Saturday, 2 Dec 2023

Amateur treasure hunters make stunning find on Anglesey

It is every metal dectorist’s dream – finding gold.

That dream came true for a group who discovered a hoard of 15 Iron Age coins containing gold and silver in Wales.

The coins were discovered scattered across the corner of a field in Llangoed on Anglesey between July 2021 and March 2022.

They have been attributed to the Corieltavi tribe, who inhabited the modern East Midlands during the late Iron Age. 

According to a statement from the National Museum of Wales, the coins were minted between 60 BC and 20 BC at three different mints across what is now Lincolnshire.

This is the first hoard of Iron Age gold coins to have been discovered in Wales.

Metal detectorists Peter Cockton, Lloyd Roberts and Tim Watson found the coins and reported the discovery to the Portable Antiquities Scheme. 

‘Having been searching for history for over 14 years, finding a gold stater was always number one on my wish list,’ said Lloyd Roberts, who found the first two coins in the hoard.

‘Having never expected to actually find one, let alone in Anglesey, can you imagine my shock, delight and surprise as I called out to my friend Peter, having dug up a beautiful full gold stater [Celtic coin] in mint condition?’

‘That one coin alone would have made my year, but I went on to find another on my next signal, and then Peter found a total of three.’

Tim Watson, who found the remaining 10 coins, said he was relatively new to metal detecting and only took it up during lockdown.

‘I’d been over this field a few times and not found much of interest and then one evening literally struck gold,’ said Mr Watson. ‘I rushed home to show my wife and we were both in awe of this coin, which was like nothing else I had found, immaculately preserved with such unusual stylised images.’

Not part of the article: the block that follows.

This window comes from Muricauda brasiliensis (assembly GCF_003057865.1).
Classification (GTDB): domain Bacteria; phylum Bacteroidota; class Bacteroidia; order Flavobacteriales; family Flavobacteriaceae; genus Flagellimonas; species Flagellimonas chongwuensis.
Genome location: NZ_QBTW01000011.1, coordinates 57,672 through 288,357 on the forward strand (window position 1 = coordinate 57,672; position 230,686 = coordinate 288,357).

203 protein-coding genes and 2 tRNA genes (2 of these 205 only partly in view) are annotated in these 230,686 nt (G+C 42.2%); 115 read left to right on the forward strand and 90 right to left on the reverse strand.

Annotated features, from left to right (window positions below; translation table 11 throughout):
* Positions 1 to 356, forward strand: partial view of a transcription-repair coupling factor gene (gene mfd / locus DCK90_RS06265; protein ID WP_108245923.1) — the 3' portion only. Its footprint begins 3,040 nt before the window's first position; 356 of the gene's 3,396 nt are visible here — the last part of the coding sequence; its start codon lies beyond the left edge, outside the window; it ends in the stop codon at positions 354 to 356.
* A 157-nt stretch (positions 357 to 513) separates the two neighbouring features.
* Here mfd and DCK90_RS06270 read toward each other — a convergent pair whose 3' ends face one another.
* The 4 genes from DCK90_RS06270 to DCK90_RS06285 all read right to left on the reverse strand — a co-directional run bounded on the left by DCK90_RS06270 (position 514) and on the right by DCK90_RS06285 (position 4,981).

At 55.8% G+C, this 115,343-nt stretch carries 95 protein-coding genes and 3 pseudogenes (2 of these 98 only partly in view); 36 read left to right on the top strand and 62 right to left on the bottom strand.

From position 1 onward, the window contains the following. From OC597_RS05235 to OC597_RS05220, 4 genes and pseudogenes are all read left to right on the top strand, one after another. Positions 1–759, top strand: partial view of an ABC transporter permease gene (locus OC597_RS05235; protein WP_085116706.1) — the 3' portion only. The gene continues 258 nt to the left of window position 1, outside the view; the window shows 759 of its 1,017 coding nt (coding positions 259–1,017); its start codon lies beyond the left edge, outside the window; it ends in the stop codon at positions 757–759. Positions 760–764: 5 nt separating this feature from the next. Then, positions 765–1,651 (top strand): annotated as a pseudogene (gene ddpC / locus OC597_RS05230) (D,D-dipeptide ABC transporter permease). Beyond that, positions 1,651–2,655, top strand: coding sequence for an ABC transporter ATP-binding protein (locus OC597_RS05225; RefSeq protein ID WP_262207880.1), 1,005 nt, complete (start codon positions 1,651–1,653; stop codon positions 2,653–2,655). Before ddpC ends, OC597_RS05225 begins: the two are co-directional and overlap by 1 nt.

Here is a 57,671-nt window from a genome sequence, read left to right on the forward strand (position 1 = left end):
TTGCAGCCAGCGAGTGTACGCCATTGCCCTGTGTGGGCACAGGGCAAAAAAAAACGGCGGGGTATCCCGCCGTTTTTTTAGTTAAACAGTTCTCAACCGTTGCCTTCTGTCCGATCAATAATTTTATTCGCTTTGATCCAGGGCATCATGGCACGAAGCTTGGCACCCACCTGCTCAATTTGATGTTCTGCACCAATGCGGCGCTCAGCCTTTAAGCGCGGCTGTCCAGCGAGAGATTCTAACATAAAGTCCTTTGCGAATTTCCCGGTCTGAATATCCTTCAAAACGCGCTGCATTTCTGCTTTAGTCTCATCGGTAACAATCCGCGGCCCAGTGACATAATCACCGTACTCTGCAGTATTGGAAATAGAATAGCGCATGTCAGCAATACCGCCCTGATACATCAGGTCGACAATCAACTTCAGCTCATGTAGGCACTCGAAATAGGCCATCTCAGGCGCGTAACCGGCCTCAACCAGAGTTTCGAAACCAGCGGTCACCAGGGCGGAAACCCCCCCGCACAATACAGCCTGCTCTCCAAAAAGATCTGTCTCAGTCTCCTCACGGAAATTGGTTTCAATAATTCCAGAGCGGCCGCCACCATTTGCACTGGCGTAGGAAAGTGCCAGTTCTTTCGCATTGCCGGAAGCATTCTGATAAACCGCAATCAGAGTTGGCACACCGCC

He then upgraded his metal detector and found another nine coins in the same area in the following weeks.

‘This hoard is a fantastic example of the rich archaeological landscape that exists in North-West Wales,’ said Sean Derby, the finds recording officer at Gwynedd Archaeological Trust.

The design of each of the coins has been described to be derived from Macedonian gold coins of Phillip II, which show the bust of Apollo on the head side and a two-horsed chariot and charioteer on the tail side.

The heads side of these coins show Apollo’s wreath and hair, while the reverse shows a stylised triangular-headed horse with various symbols surrounding it.

The Iron Age tribes inhabiting modern Wales did not make their own coins and rarely used other tribes’ coins, so finds are rare in Wales from this period.

Iron Age coins are rarely found on pre-Roman settlement sites in Britain. They were probably not used for everyday transactions in the way that coins are used today.

Instead, they are thought to have been used as gifts between elites to secure alliances or loyalty, or as offerings to the gods – although in some cases they may have been used for high value purchases.

Previous archaeological finds indicate that Anglesey was an important religious centre during the 1st centuries BC and AD.

Additionally, Parys Mountain on Anglesey and the nearby Great Orme were sources of copper, so these coins may have formed part of an exchange of by the Corieltavi in exchange for metal.

The detectorists added were pleased that the coins would be on display at a museum everyone to see.

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